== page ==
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  6. I think the statement is misleading. A true Christian is a follower of Christ (as the name implies). Christ said, “I am the way, the truth, and the life. No man comes to the Father but by Me.” Now, if a person is a true Christian–follower of Christ–then the person would need to agree with Christ. That would include His claim to being the only way. Logically, if the statement is true, then unbelievers are wrong. That shouldn't come as a shock to anyone. You believe Christians are wrong.

    But the rest of your statement is intentionally inflammatory. True Christians believe that everyone is a sinner and deserves Hell. Not merely the unrepentant or unbeliever. True Christians believe that the “wages of sin is death”. So this “us v them” kind of dynamic you're trying to throw in there–“You guys think you're superior somehow”–doesn't really work. Further, believing that everyone is a sinner and in danger of just punishment, a true Christian would be interested in offering everyone a way of escape. But I'm pretty sure that sounds cruel and arrogant to you.

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  7. That is exactly the point, Stan.

    The fundamentalist Muslim believes that you are an infidel, a sinner, and that you merit eternity in Hell. Even though this particular fundamentalist Muslim is not a terrorist and would be polite to you in a casual encounter, he most likely would not take kindly to his daughter dating your Christian son. He might even kill his daughter if she marries your Christian son. He would not due this because he hates you, your son, or his daughter. He would do it because it is the “will of God”.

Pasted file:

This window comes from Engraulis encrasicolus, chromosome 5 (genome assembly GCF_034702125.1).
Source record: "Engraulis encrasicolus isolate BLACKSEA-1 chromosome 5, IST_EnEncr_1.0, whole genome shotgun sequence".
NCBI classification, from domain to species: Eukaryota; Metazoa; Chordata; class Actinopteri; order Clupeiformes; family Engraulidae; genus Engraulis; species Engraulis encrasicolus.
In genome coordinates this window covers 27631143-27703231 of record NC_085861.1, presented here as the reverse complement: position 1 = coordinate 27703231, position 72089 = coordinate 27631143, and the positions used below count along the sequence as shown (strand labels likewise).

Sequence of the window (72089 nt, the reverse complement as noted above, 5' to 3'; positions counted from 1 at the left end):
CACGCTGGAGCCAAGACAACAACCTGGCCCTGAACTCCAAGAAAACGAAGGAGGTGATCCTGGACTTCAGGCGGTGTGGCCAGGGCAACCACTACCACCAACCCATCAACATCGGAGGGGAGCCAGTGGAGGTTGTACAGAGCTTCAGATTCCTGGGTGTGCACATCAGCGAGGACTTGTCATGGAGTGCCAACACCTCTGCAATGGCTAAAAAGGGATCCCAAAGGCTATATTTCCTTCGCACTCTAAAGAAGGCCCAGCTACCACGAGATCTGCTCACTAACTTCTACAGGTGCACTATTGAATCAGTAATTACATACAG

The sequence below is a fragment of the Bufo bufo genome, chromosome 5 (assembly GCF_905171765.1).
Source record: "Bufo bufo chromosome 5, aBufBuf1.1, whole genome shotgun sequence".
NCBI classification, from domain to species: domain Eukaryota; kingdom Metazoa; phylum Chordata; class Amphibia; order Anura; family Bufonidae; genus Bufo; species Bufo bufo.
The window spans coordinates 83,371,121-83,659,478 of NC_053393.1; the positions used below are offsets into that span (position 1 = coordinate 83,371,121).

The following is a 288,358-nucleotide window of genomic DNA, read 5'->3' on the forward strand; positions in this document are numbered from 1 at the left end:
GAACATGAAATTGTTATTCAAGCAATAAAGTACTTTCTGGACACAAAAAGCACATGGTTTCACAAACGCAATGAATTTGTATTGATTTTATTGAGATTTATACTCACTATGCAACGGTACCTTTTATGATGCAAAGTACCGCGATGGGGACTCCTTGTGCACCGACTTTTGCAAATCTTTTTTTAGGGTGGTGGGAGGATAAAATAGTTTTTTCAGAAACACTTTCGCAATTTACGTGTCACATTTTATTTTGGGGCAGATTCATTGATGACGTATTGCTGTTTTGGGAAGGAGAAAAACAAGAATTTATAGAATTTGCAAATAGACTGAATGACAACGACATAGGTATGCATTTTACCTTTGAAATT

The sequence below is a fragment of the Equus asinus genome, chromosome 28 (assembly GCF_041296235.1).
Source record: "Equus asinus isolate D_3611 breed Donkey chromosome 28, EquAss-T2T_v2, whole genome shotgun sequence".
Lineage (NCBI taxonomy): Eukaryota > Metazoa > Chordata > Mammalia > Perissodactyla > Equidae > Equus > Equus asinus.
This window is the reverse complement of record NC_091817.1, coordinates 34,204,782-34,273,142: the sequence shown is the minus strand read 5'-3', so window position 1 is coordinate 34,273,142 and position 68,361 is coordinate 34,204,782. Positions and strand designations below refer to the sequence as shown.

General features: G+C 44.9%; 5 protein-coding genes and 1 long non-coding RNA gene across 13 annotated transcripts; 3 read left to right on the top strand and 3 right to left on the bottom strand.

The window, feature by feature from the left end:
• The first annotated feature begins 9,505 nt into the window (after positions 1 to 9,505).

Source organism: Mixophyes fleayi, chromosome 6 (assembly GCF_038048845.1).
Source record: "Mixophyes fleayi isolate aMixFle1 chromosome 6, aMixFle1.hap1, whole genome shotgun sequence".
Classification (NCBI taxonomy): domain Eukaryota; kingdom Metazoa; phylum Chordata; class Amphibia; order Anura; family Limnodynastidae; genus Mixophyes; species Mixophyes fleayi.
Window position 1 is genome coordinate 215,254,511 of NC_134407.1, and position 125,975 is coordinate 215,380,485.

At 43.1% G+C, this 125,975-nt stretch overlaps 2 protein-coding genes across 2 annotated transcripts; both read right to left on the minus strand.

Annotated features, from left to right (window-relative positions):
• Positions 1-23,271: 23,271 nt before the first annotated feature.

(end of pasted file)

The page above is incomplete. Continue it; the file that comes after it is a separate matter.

This is the danger of fundamentalism and the belief that “our supernatural beliefs are superior to yours and your supernatural beliefs are wrong and dangerous.”.

    Although you might not kill someone because of your strict fundamentalist Christian beliefs you most likely would, in certain situations, discriminate against nonbelievers due to your beliefs. A liberal Christian, a liberal Muslim, a liberal Hindu would most likely not discriminate against someone who did not share his or her views.

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  8. I'm confused now. I thought you argued that the consequences of an idea were irrelevant if the idea was true. So if it is true (for instance) that Jesus is the only way, then believing it is necessary and consequences of believing it are irrelevant.

    You are jumping to conclusions on “discriminate”, I fear. If by “discriminate” you mean “discriminate between what is true and what is not”, it would make sense. If you are suggesting that a belief that Jesus was right requires unfair treatment of others, I can only disagree wholeheartedly. And if your “liberal Christian” who doesn't “discriminate” does so by denying the words of Christ, he/she isn't really a Christian, is he/she?